Au. Scipio is accused of courting the Populace. Thou who art the most impudent, accusest me of Impudence. Lepidus is accused of Bribery. You are accus'd of a capital Crime. If you shall slily insinuate a Man to be guilty of Covetousness, you shall hear that which is worse again. Put him in Mind of his former Fortune. Men are put in Mind of their Condition, by that very Word. Put Lepidus in Mind of his Promise. "There are many that admit of a double Accusative Case. I teach thee Letters. He entreats you to pardon him. I will unteach thee those Manners."

"Here I must put you in Mind of that Matter, that in these the Passives also obtain a second Accusative Case. The others will have a Genitive." You are taught Letters by me. They accuse me of Theft. I am accused of Theft. Thou accusest me of Sacrilege. I am accused of Sacrilege. I know you are not satisfied yet. I know you are not satisfied in Mind. For when will so great a Glutton of Elegancies be satisfy'd? But I must have Regard to the Company, who are not all equally diverted with these Matters. After Supper, as we walk, we will finish what is behind, unless you shall rather chuse to have it omitted.

Ch. Let it be as you say. Let us return Thanks to divine Bounty and afterwards we'll take a little Walk.

Mi. You say very well, for nothing can be more pleasant, nor wholsome than this Evening Air.

Ch. Peter, come hither, and take the Things away in Order, one after the other, and fill the Glasses with Wine.

Pe. Do you bid me return Thanks?

Ch. Aye, do.

Pe. Had you rather it should be done in Greek, or in Latin.

Ch. Both Ways.

Pe. Gratias agimus tibi, pater coelestis, qui tua ineffabili potentia condidisti omnia, tua inscrutabili sapientia gubernas universa, tua inexhausta bonitate cuncta pascis ac vegetas: largire filiis tuis, ut aliquando tecum bibant in regno tuo nectar illud immortalitatis, quod promisisti ac praeparasti vere diligentibus te, per Iesum Christum. Amen.

We thank thee, heavenly Father, who by thy unspeakable Power, hast created all Things, and by thy inexhaustible Wisdom governest all Things, and by thy inexhaustible Goodness feedest and nourishest all Things: Grant to thy Children, that they may in due Time drink with thee in thy Kingdom, that Nectar of Immortality; which thou hast promis'd and prepar'd for those that truly love thee, through Jesus Christ, Amen.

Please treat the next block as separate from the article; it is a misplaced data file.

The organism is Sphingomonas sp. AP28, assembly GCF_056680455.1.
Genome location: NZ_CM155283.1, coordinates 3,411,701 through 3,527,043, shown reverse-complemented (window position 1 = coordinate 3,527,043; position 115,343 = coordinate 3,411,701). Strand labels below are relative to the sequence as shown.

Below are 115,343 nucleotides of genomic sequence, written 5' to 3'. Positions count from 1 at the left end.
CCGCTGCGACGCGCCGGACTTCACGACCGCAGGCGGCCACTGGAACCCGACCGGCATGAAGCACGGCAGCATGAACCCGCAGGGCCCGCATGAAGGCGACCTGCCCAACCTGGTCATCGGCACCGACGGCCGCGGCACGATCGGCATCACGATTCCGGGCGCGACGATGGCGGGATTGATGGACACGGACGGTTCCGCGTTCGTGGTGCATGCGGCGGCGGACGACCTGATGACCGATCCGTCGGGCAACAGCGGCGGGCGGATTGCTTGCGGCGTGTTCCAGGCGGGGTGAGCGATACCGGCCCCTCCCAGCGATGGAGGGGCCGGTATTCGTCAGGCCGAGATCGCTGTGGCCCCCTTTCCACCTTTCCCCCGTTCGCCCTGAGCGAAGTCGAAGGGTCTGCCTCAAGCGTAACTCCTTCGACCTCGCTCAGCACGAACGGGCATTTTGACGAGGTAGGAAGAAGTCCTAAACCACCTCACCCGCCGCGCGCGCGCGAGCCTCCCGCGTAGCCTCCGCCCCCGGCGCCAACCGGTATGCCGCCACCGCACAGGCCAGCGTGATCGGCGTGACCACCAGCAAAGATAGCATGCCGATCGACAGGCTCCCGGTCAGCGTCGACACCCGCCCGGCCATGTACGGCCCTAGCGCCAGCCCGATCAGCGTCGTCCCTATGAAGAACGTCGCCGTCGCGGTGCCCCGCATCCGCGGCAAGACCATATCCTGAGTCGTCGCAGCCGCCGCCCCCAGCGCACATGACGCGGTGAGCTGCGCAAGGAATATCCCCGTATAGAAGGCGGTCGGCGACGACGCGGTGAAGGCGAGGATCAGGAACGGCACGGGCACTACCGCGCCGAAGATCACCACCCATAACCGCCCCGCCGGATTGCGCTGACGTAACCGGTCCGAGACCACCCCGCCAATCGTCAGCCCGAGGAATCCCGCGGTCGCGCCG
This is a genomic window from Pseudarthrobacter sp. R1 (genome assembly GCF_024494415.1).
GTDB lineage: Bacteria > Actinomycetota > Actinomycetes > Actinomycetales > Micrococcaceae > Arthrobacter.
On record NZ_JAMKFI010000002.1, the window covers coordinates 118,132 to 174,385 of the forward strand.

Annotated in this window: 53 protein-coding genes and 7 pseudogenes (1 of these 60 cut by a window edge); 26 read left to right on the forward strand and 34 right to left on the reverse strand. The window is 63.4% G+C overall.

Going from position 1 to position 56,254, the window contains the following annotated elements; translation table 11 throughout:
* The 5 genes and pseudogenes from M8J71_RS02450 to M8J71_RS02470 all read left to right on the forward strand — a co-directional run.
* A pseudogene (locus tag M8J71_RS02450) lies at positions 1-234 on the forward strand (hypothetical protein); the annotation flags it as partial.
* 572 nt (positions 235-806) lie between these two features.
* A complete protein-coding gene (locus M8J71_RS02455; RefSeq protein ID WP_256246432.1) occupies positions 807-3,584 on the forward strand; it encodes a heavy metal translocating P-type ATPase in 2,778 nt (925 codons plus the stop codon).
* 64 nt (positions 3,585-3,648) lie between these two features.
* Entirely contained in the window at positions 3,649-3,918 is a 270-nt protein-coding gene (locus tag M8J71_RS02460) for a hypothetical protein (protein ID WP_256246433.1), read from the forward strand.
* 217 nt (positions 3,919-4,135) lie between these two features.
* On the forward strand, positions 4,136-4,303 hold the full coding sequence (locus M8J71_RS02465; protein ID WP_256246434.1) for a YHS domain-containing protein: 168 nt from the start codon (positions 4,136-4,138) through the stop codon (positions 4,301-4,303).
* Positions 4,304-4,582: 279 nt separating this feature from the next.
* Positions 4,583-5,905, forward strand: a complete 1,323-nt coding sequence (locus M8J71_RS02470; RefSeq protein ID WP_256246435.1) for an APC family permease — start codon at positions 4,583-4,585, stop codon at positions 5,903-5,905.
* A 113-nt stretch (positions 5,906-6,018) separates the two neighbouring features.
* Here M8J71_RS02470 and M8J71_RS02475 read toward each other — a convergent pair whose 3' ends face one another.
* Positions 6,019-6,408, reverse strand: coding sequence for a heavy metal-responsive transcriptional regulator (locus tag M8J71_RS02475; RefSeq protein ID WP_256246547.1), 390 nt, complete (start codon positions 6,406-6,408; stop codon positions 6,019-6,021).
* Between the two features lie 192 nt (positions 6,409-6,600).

Ch. Say in Greek too, that the rest mayn't understand what thou sayest.

Pe. [Greek: Heucharistoumen soi, pater ouranie, ho tê arrêtô sou dunamei ktisas ta panta, ho tê anexereunêtô sou sophia kubernôn hapaxapanta, ho tê anexantlêtô sou chrêstotêti hekasta trephomenos te kai auxanon. Charizou tois yiois sou to meta sou pote piein to tês athanasias nektar, ho upechou kai êtoimasas tois alêthôs agapôsi se, dia Iêsou Christou, tou yiou sou, tou kyriou hêmôn, tou meta sou zôntos kai basileuontos en henotêti tou pneumatos hagiou, eis tous aiônas. Amên.]

Ch. My most welcome Guests, I give you Thanks that you have honour'd my little Entertainment with your Company. I intreat you to accept it kindly.

Gu. And we would not only have, but return our Thanks to you. Don't let us be over ceremonious in thanking, but rather let us rise from Table, and walk out a little.

Au. Let us take these Virgins along with us, so our Walk will be more pleasant.

Ch. You propose very well. We'll not want Flowers, if the Place we walk in don't afford any. Had you rather take a Turn in our Garden, in a poetical Manner, or walk out abroad by the River-Side.

Au. Indeed, your Gardens are very pleasant, but keep that Pleasure for Morning Walks. When the Sun is towards setting, Rivers afford wonderful pleasant Prospects.

Ch. Austin, do you walk foremost as a Poet should do, and I'll walk by your Side.

Au. O good God, what a jolly Company we have, what a Retinue have I! Christian, I can't utter the Pleasure I take, I seem to be some Nobleman.

Ch. Now be as good as your Word. Perform the Task you have taken upon you.

Au. What is it you'd have me speak of chiefly?

Ch. I us'd formerly to admire many Things in Pollio's Orations; but chiefly this, that he us'd so easily, so frequently and beautifully to turn a Sentence, which seemed not only a great Piece of Wit, but of great Use.

Au. You were much in the Right on't, Christian, to admire that in Pollio. For he seems, in this Matter, to have had a certain divine Faculty, which I believe, was peculiar to him, by a certain Dexterity of Art, and by much Use of Speaking, Reading and Writing, rather than by any Rules or Instructions.

Ch. But I would fain have some Rule for it, if there be any to be given.

Au. You say very well; and since I see you are very desirous of it, I'll endeavour it as much as I can: And I will give those Rules, as well as I can, which I have taken Notice of in Pollio's Orations.

Ch. Do, I should be very glad to hear 'em.

Au. I am ready to do it.

* * * * *